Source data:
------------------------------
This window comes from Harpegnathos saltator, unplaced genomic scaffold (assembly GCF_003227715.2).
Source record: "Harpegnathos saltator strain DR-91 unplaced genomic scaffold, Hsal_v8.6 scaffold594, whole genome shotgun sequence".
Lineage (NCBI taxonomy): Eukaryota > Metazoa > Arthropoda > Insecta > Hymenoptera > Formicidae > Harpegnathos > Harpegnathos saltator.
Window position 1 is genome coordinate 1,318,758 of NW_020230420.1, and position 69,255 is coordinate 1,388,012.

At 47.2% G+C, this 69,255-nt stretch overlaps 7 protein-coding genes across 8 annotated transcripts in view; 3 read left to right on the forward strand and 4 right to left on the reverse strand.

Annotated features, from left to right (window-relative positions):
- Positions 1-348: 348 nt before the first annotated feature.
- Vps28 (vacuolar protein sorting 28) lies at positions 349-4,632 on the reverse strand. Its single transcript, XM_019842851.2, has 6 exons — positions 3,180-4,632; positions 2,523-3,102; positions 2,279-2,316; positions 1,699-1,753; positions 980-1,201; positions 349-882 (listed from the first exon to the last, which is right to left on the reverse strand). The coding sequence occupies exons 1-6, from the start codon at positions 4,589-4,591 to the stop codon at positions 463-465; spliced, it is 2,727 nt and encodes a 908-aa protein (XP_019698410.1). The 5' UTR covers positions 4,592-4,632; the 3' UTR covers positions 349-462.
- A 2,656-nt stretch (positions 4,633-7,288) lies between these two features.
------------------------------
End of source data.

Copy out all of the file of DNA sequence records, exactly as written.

This window comes from Harpegnathos saltator, unplaced genomic scaffold (assembly GCF_003227715.2).
Source record: "Harpegnathos saltator strain DR-91 unplaced genomic scaffold, Hsal_v8.6 scaffold594, whole genome shotgun sequence".
Lineage (NCBI taxonomy): Eukaryota > Metazoa > Arthropoda > Insecta > Hymenoptera > Formicidae > Harpegnathos > Harpegnathos saltator.
Window position 1 is genome coordinate 1,318,758 of NW_020230420.1, and position 69,255 is coordinate 1,388,012.

At 47.2% G+C, this 69,255-nt stretch overlaps 7 protein-coding genes across 8 annotated transcripts in view; 3 read left to right on the forward strand and 4 right to left on the reverse strand.

Annotated features, from left to right (window-relative positions):
- Positions 1-348: 348 nt before the first annotated feature.
- Vps28 (vacuolar protein sorting 28) lies at positions 349-4,632 on the reverse strand. Its single transcript, XM_019842851.2, has 6 exons — positions 3,180-4,632; positions 2,523-3,102; positions 2,279-2,316; positions 1,699-1,753; positions 980-1,201; positions 349-882 (listed from the first exon to the last, which is right to left on the reverse strand). The coding sequence occupies exons 1-6, from the start codon at positions 4,589-4,591 to the stop codon at positions 463-465; spliced, it is 2,727 nt and encodes a 908-aa protein (XP_019698410.1). The 5' UTR covers positions 4,592-4,632; the 3' UTR covers positions 349-462.
- A 2,656-nt stretch (positions 4,633-7,288) lies between these two features.